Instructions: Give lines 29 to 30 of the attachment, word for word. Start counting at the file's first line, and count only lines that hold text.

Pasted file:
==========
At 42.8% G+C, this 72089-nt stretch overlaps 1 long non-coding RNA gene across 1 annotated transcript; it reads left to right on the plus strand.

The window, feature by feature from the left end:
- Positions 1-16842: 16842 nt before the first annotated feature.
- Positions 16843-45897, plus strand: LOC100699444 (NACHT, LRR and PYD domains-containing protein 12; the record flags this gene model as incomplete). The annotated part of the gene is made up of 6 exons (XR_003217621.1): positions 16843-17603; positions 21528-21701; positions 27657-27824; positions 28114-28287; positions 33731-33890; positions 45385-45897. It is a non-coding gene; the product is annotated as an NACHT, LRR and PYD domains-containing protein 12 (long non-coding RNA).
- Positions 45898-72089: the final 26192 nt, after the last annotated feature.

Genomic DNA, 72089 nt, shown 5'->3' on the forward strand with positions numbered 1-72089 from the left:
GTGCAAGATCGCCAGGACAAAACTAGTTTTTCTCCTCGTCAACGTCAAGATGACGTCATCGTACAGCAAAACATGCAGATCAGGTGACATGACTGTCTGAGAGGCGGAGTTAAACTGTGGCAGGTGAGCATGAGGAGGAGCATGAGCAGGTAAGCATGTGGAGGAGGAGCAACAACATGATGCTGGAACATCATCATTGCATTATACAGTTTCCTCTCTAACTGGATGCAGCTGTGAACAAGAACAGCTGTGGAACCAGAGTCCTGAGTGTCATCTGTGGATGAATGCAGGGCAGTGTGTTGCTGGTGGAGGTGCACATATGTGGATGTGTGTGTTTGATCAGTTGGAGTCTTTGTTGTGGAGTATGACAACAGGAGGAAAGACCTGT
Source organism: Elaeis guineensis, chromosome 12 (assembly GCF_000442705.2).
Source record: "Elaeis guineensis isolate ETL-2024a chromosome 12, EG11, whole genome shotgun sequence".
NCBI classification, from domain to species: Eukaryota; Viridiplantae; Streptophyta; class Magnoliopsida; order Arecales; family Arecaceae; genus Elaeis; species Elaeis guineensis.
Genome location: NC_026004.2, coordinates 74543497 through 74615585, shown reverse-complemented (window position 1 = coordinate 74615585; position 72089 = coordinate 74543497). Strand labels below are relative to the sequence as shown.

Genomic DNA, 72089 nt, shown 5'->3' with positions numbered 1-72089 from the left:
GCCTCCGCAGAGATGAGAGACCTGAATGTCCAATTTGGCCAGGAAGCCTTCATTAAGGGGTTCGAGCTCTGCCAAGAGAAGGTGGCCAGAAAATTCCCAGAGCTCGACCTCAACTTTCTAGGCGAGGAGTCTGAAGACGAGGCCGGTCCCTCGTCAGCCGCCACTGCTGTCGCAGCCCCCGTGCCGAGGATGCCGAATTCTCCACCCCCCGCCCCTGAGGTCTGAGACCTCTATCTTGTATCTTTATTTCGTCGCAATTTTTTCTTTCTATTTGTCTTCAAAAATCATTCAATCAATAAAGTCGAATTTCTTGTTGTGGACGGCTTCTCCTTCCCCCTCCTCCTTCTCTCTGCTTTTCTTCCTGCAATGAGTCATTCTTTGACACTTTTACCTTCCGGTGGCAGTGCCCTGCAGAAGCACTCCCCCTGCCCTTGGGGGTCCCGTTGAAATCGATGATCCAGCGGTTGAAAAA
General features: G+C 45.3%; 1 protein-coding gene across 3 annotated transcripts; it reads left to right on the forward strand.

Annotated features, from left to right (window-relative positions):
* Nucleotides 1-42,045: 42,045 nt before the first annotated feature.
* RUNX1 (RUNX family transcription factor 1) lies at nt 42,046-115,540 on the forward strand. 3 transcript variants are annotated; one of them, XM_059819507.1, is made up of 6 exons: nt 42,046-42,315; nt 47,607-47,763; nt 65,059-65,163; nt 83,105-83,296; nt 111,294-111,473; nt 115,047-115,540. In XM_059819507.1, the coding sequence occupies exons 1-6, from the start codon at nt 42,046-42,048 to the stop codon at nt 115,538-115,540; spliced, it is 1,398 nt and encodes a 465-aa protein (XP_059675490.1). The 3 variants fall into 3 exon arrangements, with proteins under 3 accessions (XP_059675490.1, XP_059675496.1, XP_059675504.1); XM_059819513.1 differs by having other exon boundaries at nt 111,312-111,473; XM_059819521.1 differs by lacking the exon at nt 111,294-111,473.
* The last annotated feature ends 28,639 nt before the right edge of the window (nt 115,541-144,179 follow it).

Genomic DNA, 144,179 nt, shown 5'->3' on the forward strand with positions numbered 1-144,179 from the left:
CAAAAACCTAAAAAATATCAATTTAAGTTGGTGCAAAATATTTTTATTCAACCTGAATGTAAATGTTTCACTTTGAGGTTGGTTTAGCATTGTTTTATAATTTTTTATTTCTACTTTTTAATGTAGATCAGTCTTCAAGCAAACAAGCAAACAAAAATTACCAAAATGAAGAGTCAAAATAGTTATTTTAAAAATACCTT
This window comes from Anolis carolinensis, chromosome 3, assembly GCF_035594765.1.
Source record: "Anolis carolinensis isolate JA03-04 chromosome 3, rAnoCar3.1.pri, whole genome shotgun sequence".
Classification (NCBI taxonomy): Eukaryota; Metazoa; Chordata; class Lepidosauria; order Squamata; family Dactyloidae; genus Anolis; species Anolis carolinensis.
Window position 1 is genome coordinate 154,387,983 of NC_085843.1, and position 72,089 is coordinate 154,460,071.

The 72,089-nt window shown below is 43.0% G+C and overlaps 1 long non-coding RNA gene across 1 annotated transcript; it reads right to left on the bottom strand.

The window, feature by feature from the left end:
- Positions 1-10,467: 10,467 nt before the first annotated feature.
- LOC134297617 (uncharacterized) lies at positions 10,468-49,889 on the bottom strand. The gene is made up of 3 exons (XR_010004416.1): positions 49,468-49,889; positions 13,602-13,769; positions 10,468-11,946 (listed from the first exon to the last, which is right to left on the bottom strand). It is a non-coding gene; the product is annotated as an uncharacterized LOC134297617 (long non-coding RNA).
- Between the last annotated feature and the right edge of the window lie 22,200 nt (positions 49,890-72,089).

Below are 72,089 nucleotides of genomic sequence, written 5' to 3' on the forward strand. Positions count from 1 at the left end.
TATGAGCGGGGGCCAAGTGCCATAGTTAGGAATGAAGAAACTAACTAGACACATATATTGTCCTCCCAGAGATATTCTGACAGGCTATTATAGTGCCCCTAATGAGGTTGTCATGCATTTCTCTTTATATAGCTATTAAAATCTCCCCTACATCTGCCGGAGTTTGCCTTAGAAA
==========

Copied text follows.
- Between the last annotated feature and the right edge of the window lie 22,200 nt (positions 49,890-72,089).

Below are 72,089 nucleotides of genomic sequence, written 5' to 3' on the forward strand. Positions count from 1 at the left end.